As neonatal practices and survival have improved, the proportion of infants requiring a tracheostomy has increased 10-fold from 1997 to 2005.1 Infants in the Neonatal Intensive Care Unit (NICU) that require a tracheostomy tube placement have a myriad of airway and pulmonary conditions.2 Following tracheostomy, the most common complications during the immediate postoperative period include accidental decannulation, tube obstruction, and wound problems.3 , 4 To limit these complications, some organizations and institutions have created guidelines and protocols that address postoperative care including the initial tracheostomy tube change, wound care, and management of emergencies and complications.3 , 5 Several national and international organizations have emphasized the importance of effective postoperative pain management in neonates.6–8
Emerging reports of adverse effects of opiates and GABA agonists such as benzodiazepines in patients during a time of rapid brain growth generates a sense of urgency to minimize drug exposure when possible to this vulnerable patient population.9 In animal studies, morphine use has resulted in microglial apoptosis, decreased myelination, decreased motor activity, and impaired learning ability.10 Patients require sedation during the first few days posttracheostomy to avoid large motor movements of the head, neck, and trunk. They may also require neuromuscular blockade in addition to adequate sedation to prevent movements that may impair wound healing of the ostomy site. Dexmedetomidine is a potent alpha-2 agonist that has hypnotic, anxiolytic, sedative, sympatholytic, and analgesic properties and provides a rapid onset of action.11 , 12 In animal models, dexmedetomidine has demonstrated neuroprotection via antiapoptotic effects, reduced N-methyl-D-aspartate receptor activation, and reduction of calcium influx and glutamate scavenger abilities. These protective drug properties are effective against the neurotoxic effects of anesthetics.13–15
Although dexmedetomidine is less studied in infants than opiates and GABA agonists, its pharmacologic properties make it promising for use as a bridge to provide sedation and allow weaning of opioids to minimize or eliminate the risk of opioid withdrawal.12 , 16 In pediatric surgical populations, intraoperative administration of dexmedetomidine reduced postoperative pain intensity, reduced use of opioids, and reduced agitation or delirium.17 It would seem appropriate to optimize the use of analgesics and sedatives to achieve an intended sedation goal with the least amount of drug necessary for the shortest period.
Nationwide Children’s Hospital NICU, a Level IV referral nursery in Columbus, Ohio consisting of 114 beds within a free-standing children’s hospital, is capable of caring for the most medically complex infants. The pain assessment scale used in our NICU is the Neonatal Pain, Agitation and Sedation Scale.18 From our local experience, patients who require tracheostomy have the potential for severe pain postoperatively. Our center has utilized consensus guidelines for 10 years to assist with optimizing postoperative analgesia and minimizing the incidence of abstinence.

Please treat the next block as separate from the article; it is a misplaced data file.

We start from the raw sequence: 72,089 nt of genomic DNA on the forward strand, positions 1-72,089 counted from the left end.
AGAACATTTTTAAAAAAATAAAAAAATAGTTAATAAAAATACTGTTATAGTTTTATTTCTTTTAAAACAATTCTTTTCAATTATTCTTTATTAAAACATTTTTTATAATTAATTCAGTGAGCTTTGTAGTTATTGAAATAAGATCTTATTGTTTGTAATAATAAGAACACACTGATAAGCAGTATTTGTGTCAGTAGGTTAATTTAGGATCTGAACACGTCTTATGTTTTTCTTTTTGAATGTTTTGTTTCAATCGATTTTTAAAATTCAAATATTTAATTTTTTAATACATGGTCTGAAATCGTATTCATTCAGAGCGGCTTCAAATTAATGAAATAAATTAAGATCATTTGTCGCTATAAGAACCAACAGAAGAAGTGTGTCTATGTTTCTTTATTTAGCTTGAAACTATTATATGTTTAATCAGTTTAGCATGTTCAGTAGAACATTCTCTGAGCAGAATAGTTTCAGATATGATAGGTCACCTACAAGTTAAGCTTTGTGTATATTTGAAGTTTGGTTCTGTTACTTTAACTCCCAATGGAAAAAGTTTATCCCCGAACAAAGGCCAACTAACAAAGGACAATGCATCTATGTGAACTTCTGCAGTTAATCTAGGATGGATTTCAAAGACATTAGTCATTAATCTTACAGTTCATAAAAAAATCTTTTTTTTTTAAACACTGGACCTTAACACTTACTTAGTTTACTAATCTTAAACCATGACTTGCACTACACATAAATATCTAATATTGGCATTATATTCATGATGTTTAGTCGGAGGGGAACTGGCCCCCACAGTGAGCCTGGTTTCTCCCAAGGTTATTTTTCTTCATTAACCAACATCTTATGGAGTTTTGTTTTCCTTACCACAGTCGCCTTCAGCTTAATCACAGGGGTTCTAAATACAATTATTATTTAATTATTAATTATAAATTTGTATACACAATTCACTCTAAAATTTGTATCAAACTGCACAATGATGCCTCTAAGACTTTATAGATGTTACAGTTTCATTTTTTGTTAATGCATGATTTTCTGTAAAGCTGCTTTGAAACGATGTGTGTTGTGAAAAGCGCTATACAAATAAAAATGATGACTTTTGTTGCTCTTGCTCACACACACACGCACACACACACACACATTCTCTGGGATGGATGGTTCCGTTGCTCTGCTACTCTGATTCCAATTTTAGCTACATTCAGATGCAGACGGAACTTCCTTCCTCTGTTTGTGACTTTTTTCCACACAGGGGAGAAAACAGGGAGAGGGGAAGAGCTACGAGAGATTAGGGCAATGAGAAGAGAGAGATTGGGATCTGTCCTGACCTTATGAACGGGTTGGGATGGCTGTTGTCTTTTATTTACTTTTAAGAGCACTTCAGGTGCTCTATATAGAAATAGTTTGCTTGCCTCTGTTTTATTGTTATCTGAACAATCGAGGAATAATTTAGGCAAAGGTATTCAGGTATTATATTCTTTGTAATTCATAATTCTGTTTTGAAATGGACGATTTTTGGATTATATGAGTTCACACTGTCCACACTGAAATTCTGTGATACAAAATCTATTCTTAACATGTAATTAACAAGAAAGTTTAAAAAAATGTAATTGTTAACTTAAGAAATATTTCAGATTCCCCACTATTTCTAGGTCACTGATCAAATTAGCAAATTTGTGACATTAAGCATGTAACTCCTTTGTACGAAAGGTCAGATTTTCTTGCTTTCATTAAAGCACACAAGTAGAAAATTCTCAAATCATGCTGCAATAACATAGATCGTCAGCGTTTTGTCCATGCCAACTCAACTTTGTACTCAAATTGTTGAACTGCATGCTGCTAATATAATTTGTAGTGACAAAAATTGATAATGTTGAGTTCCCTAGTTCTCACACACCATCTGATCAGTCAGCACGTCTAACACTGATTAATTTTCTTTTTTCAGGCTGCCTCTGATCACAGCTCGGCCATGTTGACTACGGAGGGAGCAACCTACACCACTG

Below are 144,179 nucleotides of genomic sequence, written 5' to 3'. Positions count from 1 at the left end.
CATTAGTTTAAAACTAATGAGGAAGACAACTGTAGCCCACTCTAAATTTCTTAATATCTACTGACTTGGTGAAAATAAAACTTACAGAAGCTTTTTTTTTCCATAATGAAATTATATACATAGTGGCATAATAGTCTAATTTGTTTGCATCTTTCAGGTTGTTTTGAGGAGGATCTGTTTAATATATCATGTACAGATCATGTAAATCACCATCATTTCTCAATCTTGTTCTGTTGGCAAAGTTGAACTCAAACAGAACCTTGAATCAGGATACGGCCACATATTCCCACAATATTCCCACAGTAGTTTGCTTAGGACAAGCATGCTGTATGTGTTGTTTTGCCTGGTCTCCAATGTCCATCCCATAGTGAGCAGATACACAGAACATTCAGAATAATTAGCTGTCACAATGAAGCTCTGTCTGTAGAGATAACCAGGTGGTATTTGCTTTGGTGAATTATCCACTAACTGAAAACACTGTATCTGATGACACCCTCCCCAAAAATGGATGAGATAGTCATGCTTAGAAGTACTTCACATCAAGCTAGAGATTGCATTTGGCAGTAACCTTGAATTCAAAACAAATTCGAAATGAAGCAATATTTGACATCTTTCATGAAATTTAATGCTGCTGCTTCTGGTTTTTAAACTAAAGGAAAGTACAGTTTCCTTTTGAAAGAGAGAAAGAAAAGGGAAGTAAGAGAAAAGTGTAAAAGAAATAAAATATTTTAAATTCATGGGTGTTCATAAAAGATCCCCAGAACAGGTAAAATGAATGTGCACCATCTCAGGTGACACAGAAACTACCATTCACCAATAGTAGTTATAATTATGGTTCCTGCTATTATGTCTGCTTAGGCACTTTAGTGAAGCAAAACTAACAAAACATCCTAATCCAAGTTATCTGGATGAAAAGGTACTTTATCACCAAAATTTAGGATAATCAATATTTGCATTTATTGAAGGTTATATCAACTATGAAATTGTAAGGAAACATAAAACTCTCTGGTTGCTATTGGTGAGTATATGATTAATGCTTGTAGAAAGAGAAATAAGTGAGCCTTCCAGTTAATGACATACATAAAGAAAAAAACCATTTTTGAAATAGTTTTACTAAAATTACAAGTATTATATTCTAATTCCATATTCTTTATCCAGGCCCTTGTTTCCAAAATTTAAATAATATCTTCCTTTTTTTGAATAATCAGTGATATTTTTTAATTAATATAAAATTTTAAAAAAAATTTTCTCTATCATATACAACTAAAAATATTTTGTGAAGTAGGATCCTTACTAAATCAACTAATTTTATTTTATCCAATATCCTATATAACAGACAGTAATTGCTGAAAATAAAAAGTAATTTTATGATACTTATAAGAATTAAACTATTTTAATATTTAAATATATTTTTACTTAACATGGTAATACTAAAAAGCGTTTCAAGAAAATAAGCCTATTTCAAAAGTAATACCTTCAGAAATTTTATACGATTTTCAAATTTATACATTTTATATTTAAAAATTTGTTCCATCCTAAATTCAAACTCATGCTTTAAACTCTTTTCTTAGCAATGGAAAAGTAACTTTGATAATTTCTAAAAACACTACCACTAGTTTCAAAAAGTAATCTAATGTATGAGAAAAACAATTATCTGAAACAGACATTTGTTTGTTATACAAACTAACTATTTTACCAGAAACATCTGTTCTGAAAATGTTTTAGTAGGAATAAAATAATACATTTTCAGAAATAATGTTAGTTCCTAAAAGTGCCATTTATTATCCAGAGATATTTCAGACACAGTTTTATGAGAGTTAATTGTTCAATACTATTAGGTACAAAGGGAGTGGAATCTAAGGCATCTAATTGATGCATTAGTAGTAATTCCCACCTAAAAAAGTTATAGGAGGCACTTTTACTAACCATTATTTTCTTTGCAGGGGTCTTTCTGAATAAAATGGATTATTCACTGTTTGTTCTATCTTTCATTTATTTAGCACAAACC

In our NICU, the duration of postoperative opioid use in infants that required tracheostomy tube placement varied from 6 to 148 days.
Irrespective of the etiology for tracheostomy, these infants have complex medical needs, thereby providing opportunities to optimize care, including standardization of postoperative care. This variability in sedative duration, and the recent Food and Drug Administration warning to minimize the duration of exposure to sedatives when possible suggested there was a potential opportunity for improvement.
We aimed to decrease the duration of opioid exposure in postoperative tracheostomy patients in the NICU from a baseline average of 24 days to 7 days by December 31, 2017.
We established a multidisciplinary quality improvement (QI) team, consisting of neonatologists, ear, nose, and throat (ENT) surgeons, an advanced practice nurse, a respiratory therapist, a wound team representative, a parent advisor, and a clinical pharmacist. The study was classified as QI and thus did not require full review by the Institutional Review Board at Nationwide Children’s Hospital.
Figure 1 shows the key driver diagram with the identified key drivers and our planned interventions. Our team utilized brainstorming, process mapping, careful dive into patient charts and discussions with the frontline clinical team members to identify our drivers. Patients who undergo tracheostomy tube placement in our NICU receive a continuous infusion of morphine and midazolam after tube placement that is titrated to effect until the date of the first tracheostomy tube change. After the tracheostomy tube change both drugs are weaned as tolerated. In the pre-QI phase, baseline data collected included the duration of therapy in days, of opioids, benzodiazepines, and neuromuscular blockers after the tracheostomy placement. We also reviewed medical progress notes to determine if the patient care team documented the plan for the duration of paralysis and date of first tracheostomy tube change. These data indicated opportunities for improvement in communication and documentation among medical professionals regarding the patient care plan. Postoperative wound care protocol was not changed during this process.19
The ENT surgeon in collaboration with the neonatologist determined the duration of postoperative paralysis and the date of tracheostomy tube change. This QI team developed change ideas to improve communication with ENT.
The patient’s preoperative opioid and drug history exposure were also evaluated. The primary medical team collaborated with pharmacy both pre- and postoperatively to develop individualized posttracheostomy analgesia and sedation care plans along with guidelines for daily escalation or de-escalation of medications on each postoperative day as determined by patient need. This care plan was documented in the medical progress notes. We progressed through 3 Plan-Do-Study-Act (PDSA) cycles.